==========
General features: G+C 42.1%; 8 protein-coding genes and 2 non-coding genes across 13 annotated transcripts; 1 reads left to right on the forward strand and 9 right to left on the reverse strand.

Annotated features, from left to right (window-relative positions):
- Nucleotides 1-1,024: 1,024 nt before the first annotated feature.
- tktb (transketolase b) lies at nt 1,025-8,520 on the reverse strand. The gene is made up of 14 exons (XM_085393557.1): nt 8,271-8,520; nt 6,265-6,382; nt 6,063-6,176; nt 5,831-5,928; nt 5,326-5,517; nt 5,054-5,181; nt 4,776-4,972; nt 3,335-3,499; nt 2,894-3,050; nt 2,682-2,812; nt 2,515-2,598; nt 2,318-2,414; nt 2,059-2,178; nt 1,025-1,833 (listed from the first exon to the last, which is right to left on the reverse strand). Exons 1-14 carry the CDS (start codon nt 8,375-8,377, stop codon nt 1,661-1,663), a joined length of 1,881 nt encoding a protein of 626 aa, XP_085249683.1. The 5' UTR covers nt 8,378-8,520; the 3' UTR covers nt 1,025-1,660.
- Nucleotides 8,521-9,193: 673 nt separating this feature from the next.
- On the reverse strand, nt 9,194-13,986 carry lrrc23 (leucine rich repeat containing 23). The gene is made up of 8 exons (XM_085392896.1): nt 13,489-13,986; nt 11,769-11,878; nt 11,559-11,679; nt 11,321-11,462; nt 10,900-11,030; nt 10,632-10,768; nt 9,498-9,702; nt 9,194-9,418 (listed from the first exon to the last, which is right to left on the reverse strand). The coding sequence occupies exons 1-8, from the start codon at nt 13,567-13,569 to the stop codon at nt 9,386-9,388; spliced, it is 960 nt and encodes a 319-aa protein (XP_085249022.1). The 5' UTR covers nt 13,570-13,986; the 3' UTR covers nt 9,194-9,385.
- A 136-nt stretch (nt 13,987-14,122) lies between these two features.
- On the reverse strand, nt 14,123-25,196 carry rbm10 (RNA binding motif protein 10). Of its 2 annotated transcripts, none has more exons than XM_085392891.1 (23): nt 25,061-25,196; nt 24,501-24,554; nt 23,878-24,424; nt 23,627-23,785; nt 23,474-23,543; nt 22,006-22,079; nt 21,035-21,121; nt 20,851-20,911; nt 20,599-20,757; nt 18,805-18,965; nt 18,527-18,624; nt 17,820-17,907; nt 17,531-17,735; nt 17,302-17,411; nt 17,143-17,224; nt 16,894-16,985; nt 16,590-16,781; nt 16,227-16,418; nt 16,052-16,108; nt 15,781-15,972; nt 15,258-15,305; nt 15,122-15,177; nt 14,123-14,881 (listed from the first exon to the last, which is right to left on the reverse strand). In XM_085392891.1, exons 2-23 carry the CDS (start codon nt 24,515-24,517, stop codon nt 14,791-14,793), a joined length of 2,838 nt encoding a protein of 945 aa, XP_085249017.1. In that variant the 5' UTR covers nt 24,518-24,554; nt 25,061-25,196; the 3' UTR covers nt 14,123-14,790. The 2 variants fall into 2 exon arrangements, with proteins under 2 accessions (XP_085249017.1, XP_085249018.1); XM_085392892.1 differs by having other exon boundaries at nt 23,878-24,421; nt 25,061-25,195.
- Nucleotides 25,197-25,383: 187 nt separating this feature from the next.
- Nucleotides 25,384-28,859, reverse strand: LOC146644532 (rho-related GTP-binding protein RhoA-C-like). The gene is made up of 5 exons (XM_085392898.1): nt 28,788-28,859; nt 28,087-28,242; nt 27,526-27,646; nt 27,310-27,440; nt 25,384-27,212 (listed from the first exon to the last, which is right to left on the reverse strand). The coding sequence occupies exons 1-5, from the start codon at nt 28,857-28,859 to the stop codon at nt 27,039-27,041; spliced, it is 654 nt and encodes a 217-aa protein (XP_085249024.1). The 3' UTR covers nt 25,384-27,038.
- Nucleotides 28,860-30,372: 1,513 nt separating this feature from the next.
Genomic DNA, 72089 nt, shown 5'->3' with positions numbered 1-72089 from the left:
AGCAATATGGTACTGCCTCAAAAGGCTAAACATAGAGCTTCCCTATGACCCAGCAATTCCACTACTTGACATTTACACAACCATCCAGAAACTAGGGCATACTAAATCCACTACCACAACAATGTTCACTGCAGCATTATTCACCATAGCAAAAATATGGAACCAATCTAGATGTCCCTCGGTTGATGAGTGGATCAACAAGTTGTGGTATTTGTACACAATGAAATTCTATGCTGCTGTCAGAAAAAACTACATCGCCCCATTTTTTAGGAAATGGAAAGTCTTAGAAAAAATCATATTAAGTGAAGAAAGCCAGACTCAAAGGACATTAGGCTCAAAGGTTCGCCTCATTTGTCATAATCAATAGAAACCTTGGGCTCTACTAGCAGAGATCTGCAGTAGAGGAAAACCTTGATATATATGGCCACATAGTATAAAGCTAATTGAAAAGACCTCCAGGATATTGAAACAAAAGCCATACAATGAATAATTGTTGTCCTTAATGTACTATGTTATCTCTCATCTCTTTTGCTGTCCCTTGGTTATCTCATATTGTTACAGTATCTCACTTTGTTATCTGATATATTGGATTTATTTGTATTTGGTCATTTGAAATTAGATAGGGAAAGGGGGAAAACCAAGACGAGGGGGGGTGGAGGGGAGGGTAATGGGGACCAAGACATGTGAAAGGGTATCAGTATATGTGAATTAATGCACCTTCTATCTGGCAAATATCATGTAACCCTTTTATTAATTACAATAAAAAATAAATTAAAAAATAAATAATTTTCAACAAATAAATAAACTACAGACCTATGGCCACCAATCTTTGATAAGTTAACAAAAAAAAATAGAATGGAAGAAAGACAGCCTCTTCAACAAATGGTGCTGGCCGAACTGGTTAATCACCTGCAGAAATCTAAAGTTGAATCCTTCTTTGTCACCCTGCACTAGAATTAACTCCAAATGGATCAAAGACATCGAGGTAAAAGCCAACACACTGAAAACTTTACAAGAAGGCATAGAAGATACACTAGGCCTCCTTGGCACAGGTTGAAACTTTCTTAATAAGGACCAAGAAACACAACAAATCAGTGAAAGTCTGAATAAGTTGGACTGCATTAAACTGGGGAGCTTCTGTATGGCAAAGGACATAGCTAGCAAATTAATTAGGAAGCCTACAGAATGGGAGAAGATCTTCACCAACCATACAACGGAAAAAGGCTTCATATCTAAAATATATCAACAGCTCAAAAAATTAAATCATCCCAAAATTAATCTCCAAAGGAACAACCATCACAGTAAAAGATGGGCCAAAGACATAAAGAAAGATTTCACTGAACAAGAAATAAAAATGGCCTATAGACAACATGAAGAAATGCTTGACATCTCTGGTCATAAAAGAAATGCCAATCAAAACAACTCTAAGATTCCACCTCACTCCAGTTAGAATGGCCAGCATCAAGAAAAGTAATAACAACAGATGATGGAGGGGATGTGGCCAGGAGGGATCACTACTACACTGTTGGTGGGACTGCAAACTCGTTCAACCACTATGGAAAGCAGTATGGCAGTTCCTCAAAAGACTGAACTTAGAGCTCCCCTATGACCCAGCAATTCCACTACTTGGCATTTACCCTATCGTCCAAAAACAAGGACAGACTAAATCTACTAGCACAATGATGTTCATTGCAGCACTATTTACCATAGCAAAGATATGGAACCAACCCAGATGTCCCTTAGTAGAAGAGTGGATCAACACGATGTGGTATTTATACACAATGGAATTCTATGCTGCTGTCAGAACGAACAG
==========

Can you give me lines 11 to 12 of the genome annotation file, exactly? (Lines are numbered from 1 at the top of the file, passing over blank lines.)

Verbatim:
- Nucleotides 28,860-30,372: 1,513 nt separating this feature from the next.
Genomic DNA, 72089 nt, shown 5'->3' with positions numbered 1-72089 from the left: